Last Updated on December 20, 2023 by Joshua Isibor
The infant’s health is the main foundation of his or her development and overall well-being. It depends on many factors, including nutrition, physical activity, sleep, and environmental safety.
In the case of bottle feeding, milk formula is a key to your baby’s health as it provides essential nutrients. It is specially designed for infants, considering their age and physiological needs. In addition, the formula allows you to balance your baby’s nutrition throughout the day. It ensures an optimal supply of energy and nutrients.
A balanced composition of infant formula is vital for the baby’s proper development. Apart from the essential components of baby food: proteins, fats, and carbohydrates, the vitamin and mineral composition of the product is also of great importance.
Let’s look at one of the significant nutritional components and find out what carbohydrates are needed in a baby’s diet and how the composition of breast milk affects their content in infant formula.
Carbohydrates in the diet of babies and toddlers
Carbohydrates are essential nutrients for the brain and nervous system during the active growth of babies in the first year of life. Carbohydrates are an important energy source for the body and typically make up about 50-70% of our diet. Cereals are an accessible and high-quality source of carbohydrates. Dietary fiber, although difficult to digest, should be part of any diet once your baby’s digestive system is mature enough. Whole-grain cereals, vegetables, beans, fruits, and nuts are good sources of dietary fiber.
What about a source of carbs for newborns?
Lactose is the main carbohydrate that prevails in a newborn’s diet.
Breast milk, cow’s milk, or goat’s milk contains lactose (milk sugar). Lactose nourishes the baby’s brain, supports the gut microbiota, and gives breast milk and European Baby Formulas the sweet flavor babies love.
Milk sugar, or lactose, is broken down in the body by the enzyme lactase, which can be insufficient due to the immaturity of the digestive and enzyme systems in the first year of life. Until the enzyme has not worked in full force, babies often suffer from tummy troubles, colic, and loose stools. Such digestive symptoms are diagnosed as lactase deficiency.
Lactose is a carbohydrate, and lactase is an enzyme that helps digest and assimilate it.
Starch and Maltodextrin
In addition to lactose, other carbohydrates are also used in the production of infant formula.
Starch is a complex carbohydrate that consists of a long chain of molecules of simple sugars – glucose. By the end of the first month, babies have enough enzymes to digest starch; therefore, the infant’s body can already digest it.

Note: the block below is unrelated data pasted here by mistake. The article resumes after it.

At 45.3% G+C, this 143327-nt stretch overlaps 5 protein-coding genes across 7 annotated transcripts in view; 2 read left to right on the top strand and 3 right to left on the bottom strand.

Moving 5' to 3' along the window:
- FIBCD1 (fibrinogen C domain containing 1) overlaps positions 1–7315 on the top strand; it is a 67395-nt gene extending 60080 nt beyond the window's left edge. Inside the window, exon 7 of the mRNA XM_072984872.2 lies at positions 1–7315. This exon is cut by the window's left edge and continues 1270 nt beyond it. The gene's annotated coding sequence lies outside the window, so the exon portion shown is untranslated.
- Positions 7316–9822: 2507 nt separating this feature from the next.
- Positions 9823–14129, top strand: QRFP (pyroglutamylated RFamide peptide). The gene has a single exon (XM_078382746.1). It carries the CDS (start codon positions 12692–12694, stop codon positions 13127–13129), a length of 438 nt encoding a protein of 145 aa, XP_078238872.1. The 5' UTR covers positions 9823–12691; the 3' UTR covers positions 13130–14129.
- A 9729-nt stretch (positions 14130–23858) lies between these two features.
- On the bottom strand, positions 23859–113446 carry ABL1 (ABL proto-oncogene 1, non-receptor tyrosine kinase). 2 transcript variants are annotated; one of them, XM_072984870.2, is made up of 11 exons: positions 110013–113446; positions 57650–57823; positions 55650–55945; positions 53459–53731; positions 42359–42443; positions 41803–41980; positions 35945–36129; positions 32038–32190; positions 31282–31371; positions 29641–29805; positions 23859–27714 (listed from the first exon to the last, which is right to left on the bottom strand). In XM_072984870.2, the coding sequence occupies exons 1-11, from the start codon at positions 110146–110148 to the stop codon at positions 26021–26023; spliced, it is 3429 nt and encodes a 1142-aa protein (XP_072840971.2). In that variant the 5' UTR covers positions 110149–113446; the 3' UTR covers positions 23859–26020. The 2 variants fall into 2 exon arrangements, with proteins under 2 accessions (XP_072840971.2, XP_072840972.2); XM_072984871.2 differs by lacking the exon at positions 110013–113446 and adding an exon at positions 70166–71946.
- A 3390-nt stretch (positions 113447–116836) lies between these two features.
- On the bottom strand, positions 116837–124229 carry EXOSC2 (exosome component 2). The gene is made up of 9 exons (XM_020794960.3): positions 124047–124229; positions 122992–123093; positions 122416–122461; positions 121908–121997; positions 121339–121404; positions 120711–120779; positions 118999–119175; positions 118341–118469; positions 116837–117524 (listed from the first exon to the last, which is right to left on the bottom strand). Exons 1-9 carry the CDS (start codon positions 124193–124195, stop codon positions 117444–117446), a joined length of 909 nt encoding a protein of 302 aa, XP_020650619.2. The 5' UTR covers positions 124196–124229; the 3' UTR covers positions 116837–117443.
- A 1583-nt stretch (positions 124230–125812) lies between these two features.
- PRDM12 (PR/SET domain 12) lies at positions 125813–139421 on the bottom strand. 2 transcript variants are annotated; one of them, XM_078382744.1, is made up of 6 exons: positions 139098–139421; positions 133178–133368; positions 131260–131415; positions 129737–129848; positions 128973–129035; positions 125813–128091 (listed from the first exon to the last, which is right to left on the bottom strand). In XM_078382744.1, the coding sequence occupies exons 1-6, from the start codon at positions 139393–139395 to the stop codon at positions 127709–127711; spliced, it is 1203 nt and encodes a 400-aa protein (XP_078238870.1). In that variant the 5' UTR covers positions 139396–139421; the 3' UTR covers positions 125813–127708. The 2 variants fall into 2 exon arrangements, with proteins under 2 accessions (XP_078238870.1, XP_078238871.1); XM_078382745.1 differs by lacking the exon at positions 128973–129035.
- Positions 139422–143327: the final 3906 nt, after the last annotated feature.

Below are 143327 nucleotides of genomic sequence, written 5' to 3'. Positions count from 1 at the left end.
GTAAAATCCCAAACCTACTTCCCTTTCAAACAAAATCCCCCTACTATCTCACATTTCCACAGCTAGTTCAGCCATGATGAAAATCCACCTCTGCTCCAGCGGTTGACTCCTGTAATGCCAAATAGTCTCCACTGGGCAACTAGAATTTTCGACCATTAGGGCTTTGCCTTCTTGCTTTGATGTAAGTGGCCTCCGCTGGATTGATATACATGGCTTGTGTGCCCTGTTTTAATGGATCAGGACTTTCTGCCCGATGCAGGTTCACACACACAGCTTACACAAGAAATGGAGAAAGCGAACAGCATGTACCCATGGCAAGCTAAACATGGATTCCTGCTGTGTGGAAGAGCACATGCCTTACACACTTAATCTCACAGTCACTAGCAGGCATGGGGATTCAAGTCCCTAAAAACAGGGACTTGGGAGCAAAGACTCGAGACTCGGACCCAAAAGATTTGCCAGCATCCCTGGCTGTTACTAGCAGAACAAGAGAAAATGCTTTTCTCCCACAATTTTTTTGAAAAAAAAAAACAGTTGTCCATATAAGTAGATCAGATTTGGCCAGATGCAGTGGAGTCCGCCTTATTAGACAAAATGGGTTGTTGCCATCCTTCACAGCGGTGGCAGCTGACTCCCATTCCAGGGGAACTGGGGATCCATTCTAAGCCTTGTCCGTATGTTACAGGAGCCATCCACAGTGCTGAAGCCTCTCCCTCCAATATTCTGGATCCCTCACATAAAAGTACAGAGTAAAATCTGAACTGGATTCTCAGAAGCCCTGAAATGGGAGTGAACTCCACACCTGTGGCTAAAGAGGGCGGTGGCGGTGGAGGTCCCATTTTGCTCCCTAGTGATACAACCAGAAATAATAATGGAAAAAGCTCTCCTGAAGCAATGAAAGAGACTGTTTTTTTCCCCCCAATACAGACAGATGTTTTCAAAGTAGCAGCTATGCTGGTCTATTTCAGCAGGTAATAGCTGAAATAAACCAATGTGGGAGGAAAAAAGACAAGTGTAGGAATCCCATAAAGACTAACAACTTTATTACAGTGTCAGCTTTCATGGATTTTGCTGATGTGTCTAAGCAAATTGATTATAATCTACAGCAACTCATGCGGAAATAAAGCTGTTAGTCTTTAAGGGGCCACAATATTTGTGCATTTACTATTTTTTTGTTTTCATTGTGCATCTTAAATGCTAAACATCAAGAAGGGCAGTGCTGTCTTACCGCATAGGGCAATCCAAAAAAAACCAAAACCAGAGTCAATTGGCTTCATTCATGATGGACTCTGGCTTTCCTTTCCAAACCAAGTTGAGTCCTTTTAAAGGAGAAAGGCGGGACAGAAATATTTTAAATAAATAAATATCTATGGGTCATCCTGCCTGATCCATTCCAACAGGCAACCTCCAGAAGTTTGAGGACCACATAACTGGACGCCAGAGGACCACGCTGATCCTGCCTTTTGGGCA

First of all, it is important to know that starch is an ingredient allowed to be used in baby food production. In infant formulas, modified starch, along with milk sugar, is a source of energy. However, nowadays, starch is not added to all formulas as a source of carbohydrates – babies can meet their energy needs with milk sugar – lactose.
Starch is often used as a thickener in special anti-reflux formulas to prevent regurgitation due to its ability to hold liquid food in infants’ stomachs. Unfortunately, starch allergies are not uncommon in pediatric practice.
Maltodextrin is a carbohydrate that is easily broken down to glucose by your baby’s body. It is the same source of energy as the milk sugar – lactose. Energy is needed for muscles, all organs, and systems to work actively. Kids have a much higher energy requirement for carbohydrates than adults because they are actively growing and have a dynamic metabolism. With carbohydrates, it is easier for them to get energy.
Maltodextrin is used as a carbohydrate in infant formula, including lactose-free formula for babies who are lactose intolerant. It is also used as a thickener in the baby’s stomach to prevent food from being thrown from the stomach into the esophagus and mouth, i.e., regurgitation.
Oligosaccharides as carbohydrates
Oligosaccharides (HMOs, non-digestible carbohydrates, and prebiotic fibers) are the third most common component in breast milk after lactose and lipids. They are a structurally and biologically diverse group of complex carbohydrates that cannot be digested in the upper part of the digestive tract and reach the colon almost unchanged. Interestingly, the composition of oligosaccharides is individual and varies depending on the lactation stage, gestational age, and genetic factors.
Oligosaccharides in breast milk are especially good for infant health. They act as prebiotics, immunomodulators, and pathogen inhibitors, improving intestinal barrier function.
The production of oligosaccharides for infant formula is a complex and expensive process. The complexity and variability of human milk oligosaccharides’ structure and structural diversity make it impossible to reproduce them all in infant formulas. With the development of food technologies, it has so far been possible to reproduce only two ingredients with the same structure as in breast milk.
Traditionally, manufacturers add non-digestible carbohydrates such as galacto-oligosaccharides and fructo-oligosaccharides (GOS/FOS) to infant formula. However, the potential of breast milk oligosaccharides is much higher.
Also, Read Benefits of Organic Baby Clothes
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